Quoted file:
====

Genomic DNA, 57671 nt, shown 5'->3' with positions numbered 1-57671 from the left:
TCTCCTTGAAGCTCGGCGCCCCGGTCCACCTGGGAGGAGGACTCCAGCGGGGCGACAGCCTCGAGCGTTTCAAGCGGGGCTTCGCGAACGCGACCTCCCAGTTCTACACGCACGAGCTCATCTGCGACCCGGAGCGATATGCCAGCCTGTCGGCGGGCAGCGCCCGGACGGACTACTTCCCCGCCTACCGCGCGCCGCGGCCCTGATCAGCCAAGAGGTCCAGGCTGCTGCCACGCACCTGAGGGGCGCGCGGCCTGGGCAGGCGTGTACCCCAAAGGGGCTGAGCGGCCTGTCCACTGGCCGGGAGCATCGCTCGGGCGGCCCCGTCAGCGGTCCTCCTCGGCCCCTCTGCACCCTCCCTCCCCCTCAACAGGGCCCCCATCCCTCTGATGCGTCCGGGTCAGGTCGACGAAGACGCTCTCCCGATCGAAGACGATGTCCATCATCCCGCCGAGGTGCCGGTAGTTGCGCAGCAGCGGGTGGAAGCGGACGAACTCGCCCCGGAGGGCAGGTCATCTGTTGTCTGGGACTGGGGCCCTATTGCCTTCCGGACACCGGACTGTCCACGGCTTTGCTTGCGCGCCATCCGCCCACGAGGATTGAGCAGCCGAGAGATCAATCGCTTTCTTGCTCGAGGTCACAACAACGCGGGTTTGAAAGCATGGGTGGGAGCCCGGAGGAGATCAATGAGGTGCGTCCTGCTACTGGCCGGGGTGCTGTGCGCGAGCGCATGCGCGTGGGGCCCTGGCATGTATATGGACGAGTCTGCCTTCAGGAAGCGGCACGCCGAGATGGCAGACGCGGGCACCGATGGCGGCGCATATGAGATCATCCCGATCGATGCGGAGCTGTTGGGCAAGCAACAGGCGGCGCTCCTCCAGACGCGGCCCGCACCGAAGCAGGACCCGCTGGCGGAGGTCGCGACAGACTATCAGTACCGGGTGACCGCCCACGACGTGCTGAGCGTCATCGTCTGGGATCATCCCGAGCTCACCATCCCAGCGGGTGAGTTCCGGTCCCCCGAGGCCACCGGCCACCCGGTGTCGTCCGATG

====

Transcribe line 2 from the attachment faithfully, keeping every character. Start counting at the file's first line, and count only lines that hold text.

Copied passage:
TCTCCTTGAAGCTCGGCGCCCCGGTCCACCTGGGAGGAGGACTCCAGCGGGGCGACAGCCTCGAGCGTTTCAAGCGGGGCTTCGCGAACGCGACCTCCCAGTTCTACACGCACGAGCTCATCTGCGACCCGGAGCGATATGCCAGCCTGTCGGCGGGCAGCGCCCGGACGGACTACTTCCCCGCCTACCGCGCGCCGCGGCCCTGATCAGCCAAGAGGTCCAGGCTGCTGCCACGCACCTGAGGGGCGCGCGGCCTGGGCAGGCGTGTACCCCAAAGGGGCTGAGCGGCCTGTCCACTGGCCGGGAGCATCGCTCGGGCGGCCCCGTCAGCGGTCCTCCTCGGCCCCTCTGCACCCTCCCTCCCCCTCAACAGGGCCCCCATCCCTCTGATGCGTCCGGGTCAGGTCGACGAAGACGCTCTCCCGATCGAAGACGATGTCCATCATCCCGCCGAGGTGCCGGTAGTTGCGCAGCAGCGGGTGGAAGCGGACGAACTCGCCCCGGAGGGCAGGTCATCTGTTGTCTGGGACTGGGGCCCTATTGCCTTCCGGACACCGGACTGTCCACGGCTTTGCTTGCGCGCCATCCGCCCACGAGGATTGAGCAGCCGAGAGATCAATCGCTTTCTTGCTCGAGGTCACAACAACGCGGGTTTGAAAGCATGGGTGGGAGCCCGGAGGAGATCAATGAGGTGCGTCCTGCTACTGGCCGGGGTGCTGTGCGCGAGCGCATGCGCGTGGGGCCCTGGCATGTATATGGACGAGTCTGCCTTCAGGAAGCGGCACGCCGAGATGGCAGACGCGGGCACCGATGGCGGCGCATATGAGATCATCCCGATCGATGCGGAGCTGTTGGGCAAGCAACAGGCGGCGCTCCTCCAGACGCGGCCCGCACCGAAGCAGGACCCGCTGGCGGAGGTCGCGACAGACTATCAGTACCGGGTGACCGCCCACGACGTGCTGAGCGTCATCGTCTGGGATCATCCCGAGCTCACCATCCCAGCGGGTGAGTTCCGGTCCCCCGAGGCCACCGGCCACCCGGTGTCGTCCGATG